Building the website and growing the judging panel were the initial tasks. It didn’t take much to get buy in from the fashion industry’s biggest voices on sustainable and eco design.
There is a general understanding that more needs to be done to promote sustainable production and consumption practices in order to have a tangible positive impact. Networking and harnessing the clout of industry influencers is an important part of working towards this mission.
What’s your USP?
The Sustainable Lifestyle Awards are the first awards of its kind to verify and celebrate brands that hold both style and substance in equal measure, genuinely helping consumers to live a more sustainable lifestyle and shining a spotlight on the conscientious creators who are dedicated to making beautiful products with a positive social and environmental impact. Its very existence is to champion daily change.
There are 21 categories – from Innovation of the Year and Person of the Year, to Best Homeware Brand and Best Vegan Brand – we want to recognise and promote great and innovative concepts, services, experiences and product ideas.
I know that in order for consumerism to be made more conscientious, the customer journey and experience needs to be easier and more streamlined. I also know that there needs to be a valid adjudicator that can stringently vet for truly sustainable and ethical brands against a tough checklist, separating them from other brands who merely ‘green wash’.
In fact, discovering how many of our favourite high street brands green wash with flimsy initiatives in order to qualify themselves for having share of voice in the eco and sustainability discussion is, to me, incredibly worrisome. Scratch beneath the surface and you realise that it’s all PR puff and a type of false advertisement that sees no tangible change to their practices.
We have a rigorous system in place to vet the right brands against stringent criterion. To earn a Sustainable Lifestyle Award is to get the official stamp of approval that your brand is the best in class for eco, ethics and sustainability.
Who’s your target audience?
Ordinary consumers who are interested in shopping more responsibly; people who love beautiful design, and industry influencers who can take our mission and voice further to invoke meaningful change to production practices on a large scale.
How do you spread the word about what you do?
With a great PR team! Also, the sustainable community is incredibly supportive and inclusive. We work on a shared goal. A united voice can be very powerful.
Social platforms have been a really important part of this process. We are an unique awards programme in that we are awarding brands as much for how they look as for the story behind their products, so having an aesthetically pleasing Instagram channel, for example, is a great way of showcasing our brand and mission.
My fantastic judging panel – which include senior figures from Anthropologie, Harvey Nichols, FeelUnique and TRAID – have also worked incredibly hard spreading the word about the Sustainable Lifestyle Awards in amongst their communities. With their expertise and sustainability knowledge they remain both an inspiration and aspiration to me.
What’s been your most successful marketing strategy?
Networking and getting in front of people and influencers who can amplify our mission. Successful businesses are built on strong and trusting relationships. Making the time to meet people face to face has a far greater and lasting impact than interactions via email or phone.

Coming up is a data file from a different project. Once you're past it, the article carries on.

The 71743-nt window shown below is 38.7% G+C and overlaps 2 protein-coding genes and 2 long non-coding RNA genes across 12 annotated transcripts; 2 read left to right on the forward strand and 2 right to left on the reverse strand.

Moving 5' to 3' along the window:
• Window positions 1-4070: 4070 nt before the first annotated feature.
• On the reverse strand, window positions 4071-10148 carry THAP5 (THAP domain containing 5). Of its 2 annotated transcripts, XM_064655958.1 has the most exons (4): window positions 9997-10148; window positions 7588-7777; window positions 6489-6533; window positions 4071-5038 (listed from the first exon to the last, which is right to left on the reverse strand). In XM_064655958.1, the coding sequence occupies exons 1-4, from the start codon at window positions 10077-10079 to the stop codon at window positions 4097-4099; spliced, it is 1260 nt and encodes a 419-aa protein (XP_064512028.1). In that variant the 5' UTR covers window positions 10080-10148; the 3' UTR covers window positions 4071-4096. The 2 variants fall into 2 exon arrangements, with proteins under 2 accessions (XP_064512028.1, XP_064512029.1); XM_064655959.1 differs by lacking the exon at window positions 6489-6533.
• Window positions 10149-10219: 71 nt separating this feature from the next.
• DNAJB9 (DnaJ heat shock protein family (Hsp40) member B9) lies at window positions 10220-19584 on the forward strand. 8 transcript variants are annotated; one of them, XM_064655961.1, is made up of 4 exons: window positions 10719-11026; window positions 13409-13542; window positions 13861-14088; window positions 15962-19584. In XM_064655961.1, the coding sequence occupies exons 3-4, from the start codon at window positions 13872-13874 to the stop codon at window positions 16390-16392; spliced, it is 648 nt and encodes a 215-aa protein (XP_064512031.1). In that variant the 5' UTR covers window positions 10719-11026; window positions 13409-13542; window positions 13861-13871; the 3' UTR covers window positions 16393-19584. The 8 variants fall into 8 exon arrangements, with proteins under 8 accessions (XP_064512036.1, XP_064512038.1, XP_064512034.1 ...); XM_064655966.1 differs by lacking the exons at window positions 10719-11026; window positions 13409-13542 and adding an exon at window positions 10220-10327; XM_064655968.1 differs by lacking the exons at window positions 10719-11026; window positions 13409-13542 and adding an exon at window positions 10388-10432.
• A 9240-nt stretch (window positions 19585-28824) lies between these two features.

The sustainability space thrives and grows on a sense of community, collaboration and a shared responsibility.
What’s been the biggest obstacle you’ve had to overcome?
Having to constantly manage expectations – particularly my own! (Rome wasn’t built in a day!). Also working with such a dynamic judging panel, who are all incredibly busy working on their own projects, I have learnt to be mindful of their needs and expectations.
And your proudest moment so far?
There are several: bringing together an amazing judging panel, turning my dream into reality by launching the SLAs, and now seeing the entries from really inspiring and exciting companies come in.
I am passionate about helping others and, in turn, I feel honoured that there is considerable faith in me to do this.
Why is work so important to you?
It crystallises your sense of purpose, working on something that is bigger than you. In terms of maintaining it, it’s all about balance. I grew up with an entrepreneurial father – in fact three out of his four children run their own businesses so there’s definitely something in the blood!
I not only want to be proud of myself but I want my children to see that when you put your mind to something, regardless of the ups and downs, you can achieve it.
Who inspires you?
Aside from my mother who raised the 4 of us after my father died when we were young, professionally I would say Kanya King, founder of the MOBO awards. She became a single mother aged just 16 and dropped out of school.
A careers advisor had more or less written her off, saying that she might make manager at a local Sainsbury’s one day. But her work has seen her play a huge part in popularising black music. She wanted to make a change in the world, and now look at her! Her story is so inspiring.
How do you balance your work with your family?
It’s comparable to boiling pans on a stove! At any one time there can only be one pan boiling away and the rest need to be simmering in the background.
I use this analogy to remind myself to stay present on the job and for the people in front of me. I do get it wrong sometimes; work emails or school timetables require last minute attention, so it is about trying to be flexible.
What are your three top pieces of advice for someone wanting to do something similar?
See ‘failure’ as the biggest gift – you can only learn from your mistakes.
Learn to take criticism – hopefully it will be constructive criticism as most people want to help.
And finally, do something with your career that’s a blend of purpose and passion. Although the entrepreneurial journey can be a labour of love, you’ll always feel that you’re working on something that is meaningful. That kind of energy can galvanise you to stick it out even through those moments of doubt.
Find out more about the Sustainable Lifestyle Awards on their website.